CNBC's Jim Cramer broke down what parts of the market will be ready to surge higher once the coronavirus outbreak is quelled. The "Mad Money" host argued that the oil and gas industry needs to see some consolidation before their stocks can make sustained gains.
The market gave a glimpse of how stocks will react when the coronavirus epidemic is quelled, but investors shouldn't turn bullish just yet, CNBC's Jim Cramer said Tuesday.
"I think we got a sneak peak into what this market will look like once the outbreak's truly beat, and to me it looks like a coiled spring," he said on "Mad Money," attributing the market's morning gains to positive disease recovery data coming out of China and hedge-fund manager Ray Dalio's suggestion that the coronavirus impact on stocks may be exaggerated.
A market or stock is considered "coiled" when it has potential to catapult after a period of facing pressure.
Oil and gas stocks are likely to stay beaten down unless the industry sees consolidation, Cramer said.
The host compared the current state of oil-and-gas affairs to that of the struggling shopping mall industry, which saw notable merger-and-acquisition activity on Monday.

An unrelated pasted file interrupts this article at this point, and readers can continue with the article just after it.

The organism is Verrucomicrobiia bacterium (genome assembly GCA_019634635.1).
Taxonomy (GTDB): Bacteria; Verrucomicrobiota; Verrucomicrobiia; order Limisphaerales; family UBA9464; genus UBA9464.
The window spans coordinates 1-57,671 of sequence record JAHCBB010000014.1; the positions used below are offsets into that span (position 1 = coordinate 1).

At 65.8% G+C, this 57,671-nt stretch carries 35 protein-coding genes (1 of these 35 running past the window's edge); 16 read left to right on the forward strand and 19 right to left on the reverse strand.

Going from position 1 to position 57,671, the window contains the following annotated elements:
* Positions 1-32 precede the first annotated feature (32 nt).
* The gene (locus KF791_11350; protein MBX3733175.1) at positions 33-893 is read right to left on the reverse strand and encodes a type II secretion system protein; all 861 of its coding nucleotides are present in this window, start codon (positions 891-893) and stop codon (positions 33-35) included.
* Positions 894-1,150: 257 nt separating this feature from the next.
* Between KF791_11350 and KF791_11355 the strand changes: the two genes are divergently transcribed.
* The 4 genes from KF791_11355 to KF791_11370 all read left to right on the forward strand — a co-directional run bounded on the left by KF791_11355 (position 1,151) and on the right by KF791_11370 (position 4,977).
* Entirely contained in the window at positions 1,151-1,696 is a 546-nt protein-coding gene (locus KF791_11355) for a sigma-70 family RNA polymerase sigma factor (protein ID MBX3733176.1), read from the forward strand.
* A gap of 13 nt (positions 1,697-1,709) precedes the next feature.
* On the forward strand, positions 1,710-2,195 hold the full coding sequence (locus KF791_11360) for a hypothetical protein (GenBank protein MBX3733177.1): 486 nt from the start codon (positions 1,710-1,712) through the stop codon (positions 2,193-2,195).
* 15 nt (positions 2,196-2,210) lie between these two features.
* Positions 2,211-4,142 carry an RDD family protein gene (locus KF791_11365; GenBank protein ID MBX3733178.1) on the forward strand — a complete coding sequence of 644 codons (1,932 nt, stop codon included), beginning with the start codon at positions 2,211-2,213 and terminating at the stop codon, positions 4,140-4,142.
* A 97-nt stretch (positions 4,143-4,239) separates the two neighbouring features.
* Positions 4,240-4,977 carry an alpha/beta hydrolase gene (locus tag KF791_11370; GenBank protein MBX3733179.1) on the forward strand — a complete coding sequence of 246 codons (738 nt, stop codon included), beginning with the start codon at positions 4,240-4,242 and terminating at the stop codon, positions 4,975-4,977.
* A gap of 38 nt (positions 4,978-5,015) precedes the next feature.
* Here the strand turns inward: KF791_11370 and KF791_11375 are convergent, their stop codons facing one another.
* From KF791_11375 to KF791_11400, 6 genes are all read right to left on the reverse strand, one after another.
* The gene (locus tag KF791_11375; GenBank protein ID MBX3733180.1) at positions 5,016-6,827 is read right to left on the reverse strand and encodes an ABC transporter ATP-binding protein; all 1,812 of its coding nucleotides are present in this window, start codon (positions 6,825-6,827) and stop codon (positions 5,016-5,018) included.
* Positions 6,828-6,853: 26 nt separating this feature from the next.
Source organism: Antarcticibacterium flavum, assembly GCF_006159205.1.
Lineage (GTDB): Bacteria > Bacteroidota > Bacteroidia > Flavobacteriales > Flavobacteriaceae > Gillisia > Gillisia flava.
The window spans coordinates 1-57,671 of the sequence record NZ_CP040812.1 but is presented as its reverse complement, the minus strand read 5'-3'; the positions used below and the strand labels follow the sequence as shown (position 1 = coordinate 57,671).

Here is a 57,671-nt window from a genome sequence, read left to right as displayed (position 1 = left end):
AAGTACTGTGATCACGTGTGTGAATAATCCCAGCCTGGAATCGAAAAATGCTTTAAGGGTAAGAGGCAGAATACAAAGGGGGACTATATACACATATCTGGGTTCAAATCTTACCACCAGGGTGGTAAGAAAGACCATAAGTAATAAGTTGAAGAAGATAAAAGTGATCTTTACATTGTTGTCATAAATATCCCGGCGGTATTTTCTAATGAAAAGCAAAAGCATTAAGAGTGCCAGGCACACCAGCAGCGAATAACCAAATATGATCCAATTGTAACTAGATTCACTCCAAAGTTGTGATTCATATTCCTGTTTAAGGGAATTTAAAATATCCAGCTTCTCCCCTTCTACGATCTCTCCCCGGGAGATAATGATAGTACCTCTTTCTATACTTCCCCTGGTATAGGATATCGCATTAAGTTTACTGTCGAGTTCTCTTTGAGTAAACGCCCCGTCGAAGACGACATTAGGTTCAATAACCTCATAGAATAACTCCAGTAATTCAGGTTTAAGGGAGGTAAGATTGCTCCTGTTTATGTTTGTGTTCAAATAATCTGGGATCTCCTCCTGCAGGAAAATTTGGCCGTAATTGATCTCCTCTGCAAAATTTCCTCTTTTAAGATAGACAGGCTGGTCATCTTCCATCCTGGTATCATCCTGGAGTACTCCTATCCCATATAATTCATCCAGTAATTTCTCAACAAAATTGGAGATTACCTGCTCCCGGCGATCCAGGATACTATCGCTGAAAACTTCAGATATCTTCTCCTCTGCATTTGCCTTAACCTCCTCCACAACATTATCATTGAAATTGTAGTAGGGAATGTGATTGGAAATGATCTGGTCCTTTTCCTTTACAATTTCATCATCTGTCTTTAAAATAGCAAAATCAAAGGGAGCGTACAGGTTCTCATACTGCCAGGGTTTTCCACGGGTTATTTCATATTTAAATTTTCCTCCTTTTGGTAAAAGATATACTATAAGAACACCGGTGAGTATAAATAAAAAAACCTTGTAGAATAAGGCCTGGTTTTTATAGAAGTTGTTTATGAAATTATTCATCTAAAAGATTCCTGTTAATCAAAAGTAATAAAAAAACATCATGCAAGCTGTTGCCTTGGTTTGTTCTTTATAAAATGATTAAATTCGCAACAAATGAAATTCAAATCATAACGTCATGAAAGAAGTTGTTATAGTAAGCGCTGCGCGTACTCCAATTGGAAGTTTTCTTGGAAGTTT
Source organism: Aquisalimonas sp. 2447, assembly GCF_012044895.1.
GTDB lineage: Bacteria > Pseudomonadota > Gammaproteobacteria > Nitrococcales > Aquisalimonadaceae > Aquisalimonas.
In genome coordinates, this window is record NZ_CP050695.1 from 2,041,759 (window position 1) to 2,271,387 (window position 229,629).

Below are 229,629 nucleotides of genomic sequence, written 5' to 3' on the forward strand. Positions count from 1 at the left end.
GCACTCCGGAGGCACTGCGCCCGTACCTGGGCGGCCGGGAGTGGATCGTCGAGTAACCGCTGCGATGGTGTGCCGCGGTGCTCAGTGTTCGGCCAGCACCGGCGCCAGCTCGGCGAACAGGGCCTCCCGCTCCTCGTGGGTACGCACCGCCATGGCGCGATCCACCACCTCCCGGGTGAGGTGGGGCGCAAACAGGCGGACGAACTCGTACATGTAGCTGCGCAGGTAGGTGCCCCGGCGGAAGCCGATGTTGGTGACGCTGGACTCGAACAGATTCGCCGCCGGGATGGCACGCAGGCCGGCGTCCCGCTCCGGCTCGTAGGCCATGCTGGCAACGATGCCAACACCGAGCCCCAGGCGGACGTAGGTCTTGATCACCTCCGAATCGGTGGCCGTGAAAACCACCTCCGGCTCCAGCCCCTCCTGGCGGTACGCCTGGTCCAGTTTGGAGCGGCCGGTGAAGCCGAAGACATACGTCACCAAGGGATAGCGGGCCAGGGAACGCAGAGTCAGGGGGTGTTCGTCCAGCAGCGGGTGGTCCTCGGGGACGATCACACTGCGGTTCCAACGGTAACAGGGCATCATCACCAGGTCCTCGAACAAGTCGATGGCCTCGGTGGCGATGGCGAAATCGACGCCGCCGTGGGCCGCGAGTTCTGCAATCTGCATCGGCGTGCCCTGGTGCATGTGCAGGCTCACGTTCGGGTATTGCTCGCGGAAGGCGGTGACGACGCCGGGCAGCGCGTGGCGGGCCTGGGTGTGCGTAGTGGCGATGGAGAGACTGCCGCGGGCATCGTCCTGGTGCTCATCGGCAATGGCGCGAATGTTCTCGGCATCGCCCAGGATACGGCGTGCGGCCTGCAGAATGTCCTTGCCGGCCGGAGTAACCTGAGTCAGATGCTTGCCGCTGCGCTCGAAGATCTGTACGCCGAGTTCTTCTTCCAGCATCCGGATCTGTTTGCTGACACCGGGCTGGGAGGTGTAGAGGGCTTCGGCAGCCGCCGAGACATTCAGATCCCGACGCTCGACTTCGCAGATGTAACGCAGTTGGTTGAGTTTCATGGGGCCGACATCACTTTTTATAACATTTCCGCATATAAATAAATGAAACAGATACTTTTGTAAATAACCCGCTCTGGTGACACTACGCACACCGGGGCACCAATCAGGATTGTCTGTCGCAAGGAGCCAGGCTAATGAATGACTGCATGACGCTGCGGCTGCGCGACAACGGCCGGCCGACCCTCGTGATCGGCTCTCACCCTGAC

Simon Property Group announced it was buying rival in a $3.6 billion deal. News of the deal sent Taubman's stock up more than 50%, while Simon closed up 1.45% on Monday.
The decision from Simon, led by its CEO David Simon, to double down on the shopping mall caused Cramer to rethink his belief that the industry faced inevitable decline.
"If an oil CEO who believes in the industry wants to put his money where his mouth is, it's time to stand up and make a statement buy like David Simon has done," Cramer said. "The longer we don't get one, the more likely it is that the energy stocks deserve to be down."
In Cramer's lightning round, the "Mad Money" host ran through his thoughts about callers' favorite stock picks of the day.
: "Buy it if it goes down below $200. We sold some higher for Action Alerts for the club. ... I want to try to buy it back lower."
: "I think the stock is a buy."
Disclosure: Cramer's charitable trust owns shares of Facebook.